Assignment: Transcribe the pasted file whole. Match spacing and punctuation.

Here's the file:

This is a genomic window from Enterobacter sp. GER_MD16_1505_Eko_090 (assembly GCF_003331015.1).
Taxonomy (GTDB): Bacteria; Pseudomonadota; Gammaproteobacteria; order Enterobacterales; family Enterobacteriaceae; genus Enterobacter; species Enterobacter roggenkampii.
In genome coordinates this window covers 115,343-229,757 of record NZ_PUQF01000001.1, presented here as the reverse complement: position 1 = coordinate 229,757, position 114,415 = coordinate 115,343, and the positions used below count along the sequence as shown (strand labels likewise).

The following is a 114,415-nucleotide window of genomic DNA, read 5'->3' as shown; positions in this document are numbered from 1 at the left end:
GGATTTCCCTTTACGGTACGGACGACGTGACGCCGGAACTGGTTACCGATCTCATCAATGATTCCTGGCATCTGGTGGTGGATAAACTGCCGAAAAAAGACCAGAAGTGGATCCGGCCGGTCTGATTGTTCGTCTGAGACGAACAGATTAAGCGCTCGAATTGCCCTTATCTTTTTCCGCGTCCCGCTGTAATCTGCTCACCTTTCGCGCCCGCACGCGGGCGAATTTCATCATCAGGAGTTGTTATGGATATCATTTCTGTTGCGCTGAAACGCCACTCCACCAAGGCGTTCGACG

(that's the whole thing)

This is a genomic window from Enterobacter sp. GER_MD16_1505_Eko_090 (assembly GCF_003331015.1).
Taxonomy (GTDB): Bacteria; Pseudomonadota; Gammaproteobacteria; order Enterobacterales; family Enterobacteriaceae; genus Enterobacter; species Enterobacter roggenkampii.
In genome coordinates this window covers 115,343-229,757 of record NZ_PUQF01000001.1, presented here as the reverse complement: position 1 = coordinate 229,757, position 114,415 = coordinate 115,343, and the positions used below count along the sequence as shown (strand labels likewise).

The following is a 114,415-nucleotide window of genomic DNA, read 5'->3' as shown; positions in this document are numbered from 1 at the left end:
GGATTTCCCTTTACGGTACGGACGACGTGACGCCGGAACTGGTTACCGATCTCATCAATGATTCCTGGCATCTGGTGGTGGATAAACTGCCGAAAAAAGACCAGAAGTGGATCCGGCCGGTCTGATTGTTCGTCTGAGACGAACAGATTAAGCGCTCGAATTGCCCTTATCTTTTTCCGCGTCCCGCTGTAATCTGCTCACCTTTCGCGCCCGCACGCGGGCGAATTTCATCATCAGGAGTTGTTATGGATATCATTTCTGTTGCGCTGAAACGCCACTCCACCAAGGCGTTCGACG